Sitting cosily in your cupboard between the cumin and the cardonamon, turmeric is your best friend on a Saturday evening when it comes to whipping up a curry. However, it turns out that turmeric is much more than your curry-colouring staple. It is in fact bursting with potential health benefits. Used as a medicinal herb in India for decades, turmeric has been proven to reduce inflammation, is a great antioxidant and may even reduce the risk of type 2 diabetes.
Here’s why it should be given pride of place on your spice rack and thrown into your mid-week meals more often!
Containing over 20 anti-inflammatory compounds including curcumin,turmeric is great for those who suffer inflammation in the joints, especially their knees after exercise and also has been proven to reduce arthritic symptoms. In fact, new research has shown that curcumin may be as effective as some pharmaceutical drugs at reducing inflammation.* When it was fed to animals with arthritis in their knees it was more effective, in the early stages of arthritis, at reducing the inflammation than a pharmaceutical drug – great news for us runners!
May reduce the risk of heart attack
A 2012 study published by the peer-reviewed American Journal of Cardiology found that curcumins may reduce the risk of heart attack in those who have had recent bypass surgery. During surgery, the heart muscle can be damaged by lack of blood flow increasing the risk of heart attack yet curcumins proved to reduce these risks.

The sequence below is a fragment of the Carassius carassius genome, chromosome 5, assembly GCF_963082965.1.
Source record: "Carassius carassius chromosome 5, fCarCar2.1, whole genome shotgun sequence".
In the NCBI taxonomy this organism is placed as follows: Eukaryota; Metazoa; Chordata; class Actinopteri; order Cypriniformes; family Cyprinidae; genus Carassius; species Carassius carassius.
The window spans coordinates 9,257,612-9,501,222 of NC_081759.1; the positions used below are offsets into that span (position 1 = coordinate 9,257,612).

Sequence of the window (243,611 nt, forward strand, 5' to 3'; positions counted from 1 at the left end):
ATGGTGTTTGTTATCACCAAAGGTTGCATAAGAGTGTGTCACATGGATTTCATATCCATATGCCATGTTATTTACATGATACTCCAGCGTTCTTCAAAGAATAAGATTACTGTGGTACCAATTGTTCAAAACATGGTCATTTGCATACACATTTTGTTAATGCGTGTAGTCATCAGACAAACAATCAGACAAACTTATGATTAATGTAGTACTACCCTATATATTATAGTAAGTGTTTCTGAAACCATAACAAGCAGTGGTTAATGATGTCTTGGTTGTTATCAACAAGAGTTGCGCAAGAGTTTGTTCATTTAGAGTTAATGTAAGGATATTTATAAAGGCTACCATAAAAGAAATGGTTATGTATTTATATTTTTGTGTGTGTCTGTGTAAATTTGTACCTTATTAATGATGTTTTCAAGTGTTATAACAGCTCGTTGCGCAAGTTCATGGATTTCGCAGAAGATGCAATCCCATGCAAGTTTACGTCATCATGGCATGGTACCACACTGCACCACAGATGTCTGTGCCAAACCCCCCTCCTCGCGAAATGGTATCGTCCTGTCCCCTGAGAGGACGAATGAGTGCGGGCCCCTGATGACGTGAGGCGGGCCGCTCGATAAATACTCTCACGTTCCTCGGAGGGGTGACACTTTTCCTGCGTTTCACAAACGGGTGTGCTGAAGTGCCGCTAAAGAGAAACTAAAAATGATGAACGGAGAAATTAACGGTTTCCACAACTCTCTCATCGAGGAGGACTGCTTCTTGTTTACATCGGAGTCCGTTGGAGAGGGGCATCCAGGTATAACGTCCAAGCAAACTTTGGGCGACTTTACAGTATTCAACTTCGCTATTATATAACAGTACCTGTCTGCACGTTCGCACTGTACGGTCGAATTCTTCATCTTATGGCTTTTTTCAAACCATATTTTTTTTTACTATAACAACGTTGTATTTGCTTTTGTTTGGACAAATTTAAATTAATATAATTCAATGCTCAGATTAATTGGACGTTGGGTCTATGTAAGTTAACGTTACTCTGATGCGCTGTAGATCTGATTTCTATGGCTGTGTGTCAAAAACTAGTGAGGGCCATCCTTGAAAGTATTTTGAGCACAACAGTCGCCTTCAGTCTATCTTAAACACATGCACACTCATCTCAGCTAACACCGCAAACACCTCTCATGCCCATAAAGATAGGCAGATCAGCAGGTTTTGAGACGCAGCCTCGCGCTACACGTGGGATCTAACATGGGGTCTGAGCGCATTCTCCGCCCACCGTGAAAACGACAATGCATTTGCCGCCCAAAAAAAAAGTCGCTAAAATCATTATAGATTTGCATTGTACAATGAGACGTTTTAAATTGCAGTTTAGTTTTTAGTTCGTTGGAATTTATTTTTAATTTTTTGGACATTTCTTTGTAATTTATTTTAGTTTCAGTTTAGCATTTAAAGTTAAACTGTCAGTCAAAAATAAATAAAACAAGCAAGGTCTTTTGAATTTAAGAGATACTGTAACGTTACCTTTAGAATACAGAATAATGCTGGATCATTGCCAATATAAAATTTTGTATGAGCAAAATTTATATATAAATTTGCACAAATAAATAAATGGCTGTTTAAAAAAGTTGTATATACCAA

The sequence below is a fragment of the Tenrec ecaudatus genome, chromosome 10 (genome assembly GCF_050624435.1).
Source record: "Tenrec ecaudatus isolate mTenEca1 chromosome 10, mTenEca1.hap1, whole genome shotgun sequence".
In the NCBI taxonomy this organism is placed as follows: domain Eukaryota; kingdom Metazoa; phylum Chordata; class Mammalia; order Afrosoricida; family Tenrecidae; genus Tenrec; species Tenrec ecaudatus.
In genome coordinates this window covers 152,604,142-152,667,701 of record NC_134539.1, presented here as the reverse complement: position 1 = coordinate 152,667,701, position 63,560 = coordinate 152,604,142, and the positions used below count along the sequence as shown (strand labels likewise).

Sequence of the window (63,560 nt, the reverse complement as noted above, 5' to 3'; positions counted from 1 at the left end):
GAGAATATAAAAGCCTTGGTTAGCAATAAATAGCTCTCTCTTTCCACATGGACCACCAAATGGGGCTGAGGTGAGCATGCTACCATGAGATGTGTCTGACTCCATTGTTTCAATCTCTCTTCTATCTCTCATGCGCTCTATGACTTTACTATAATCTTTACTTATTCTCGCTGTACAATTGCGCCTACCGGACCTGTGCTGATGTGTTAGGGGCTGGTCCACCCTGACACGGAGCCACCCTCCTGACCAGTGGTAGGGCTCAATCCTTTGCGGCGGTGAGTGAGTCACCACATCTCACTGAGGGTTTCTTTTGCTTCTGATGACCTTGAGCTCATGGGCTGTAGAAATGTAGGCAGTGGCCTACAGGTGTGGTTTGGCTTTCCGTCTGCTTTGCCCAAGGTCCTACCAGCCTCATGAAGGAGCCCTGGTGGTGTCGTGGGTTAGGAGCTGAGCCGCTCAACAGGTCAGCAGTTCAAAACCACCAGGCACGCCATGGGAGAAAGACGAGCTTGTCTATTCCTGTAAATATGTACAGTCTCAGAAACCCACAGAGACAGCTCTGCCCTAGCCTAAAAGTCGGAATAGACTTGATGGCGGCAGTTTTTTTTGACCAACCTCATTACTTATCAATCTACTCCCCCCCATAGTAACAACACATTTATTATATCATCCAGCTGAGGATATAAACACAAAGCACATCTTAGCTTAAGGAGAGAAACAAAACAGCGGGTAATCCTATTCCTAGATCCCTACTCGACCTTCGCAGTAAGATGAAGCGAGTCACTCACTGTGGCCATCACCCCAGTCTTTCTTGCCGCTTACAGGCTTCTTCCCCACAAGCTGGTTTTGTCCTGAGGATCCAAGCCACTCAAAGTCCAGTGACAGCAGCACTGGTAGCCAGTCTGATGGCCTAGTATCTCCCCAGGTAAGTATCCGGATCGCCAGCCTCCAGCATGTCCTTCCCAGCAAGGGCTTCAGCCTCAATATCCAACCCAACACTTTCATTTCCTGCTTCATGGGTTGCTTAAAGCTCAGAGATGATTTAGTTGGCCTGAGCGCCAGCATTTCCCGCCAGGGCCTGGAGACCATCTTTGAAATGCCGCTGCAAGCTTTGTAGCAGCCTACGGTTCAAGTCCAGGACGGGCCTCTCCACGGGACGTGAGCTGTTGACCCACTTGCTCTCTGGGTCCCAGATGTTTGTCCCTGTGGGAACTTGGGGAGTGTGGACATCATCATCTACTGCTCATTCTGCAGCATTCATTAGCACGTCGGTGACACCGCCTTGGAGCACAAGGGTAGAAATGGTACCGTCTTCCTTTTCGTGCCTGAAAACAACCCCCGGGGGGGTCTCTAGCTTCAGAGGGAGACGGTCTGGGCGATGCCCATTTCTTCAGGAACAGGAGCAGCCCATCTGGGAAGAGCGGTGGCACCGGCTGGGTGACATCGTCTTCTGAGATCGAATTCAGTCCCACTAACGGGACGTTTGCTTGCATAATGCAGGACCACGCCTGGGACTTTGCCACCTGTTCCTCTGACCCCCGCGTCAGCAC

A great anti-oxidant
The compound curcumin is effective in neutralising ‘free radicals’ – the by-products of metabolism that can lead to diseases such as cancer.
May reduce the risk of Alzheimer’s disease
According to Alzheimer’s Society, curcumin has been shown to break down amyloid-beta plaques (a hallmark of Alzheimer’s disease) in lab-based studies. Another chemical in turmeric that has been studied is turmerone. In animal studies tumerone has been shown to stimulate stem cells to make new brain cells, which in theory could help with neurodegenerative conditions. Though there is no real evidence that supports turmeric being a treatment for Alzheimer’s disease, these findings suggest it could be a potential chemical for future research into developing future treatments.
A 2012 study found that carcumin seemed to prevent cases of type 2 diabetes amongst people who were at risk of the disease.
If you are not a fan of the flavour, turmeric can be taken as a supplement, often containing a high percent of the spice extract. Fito’s organic turmeric capsules for example contain 10,000 mg of the spice extract per capsule.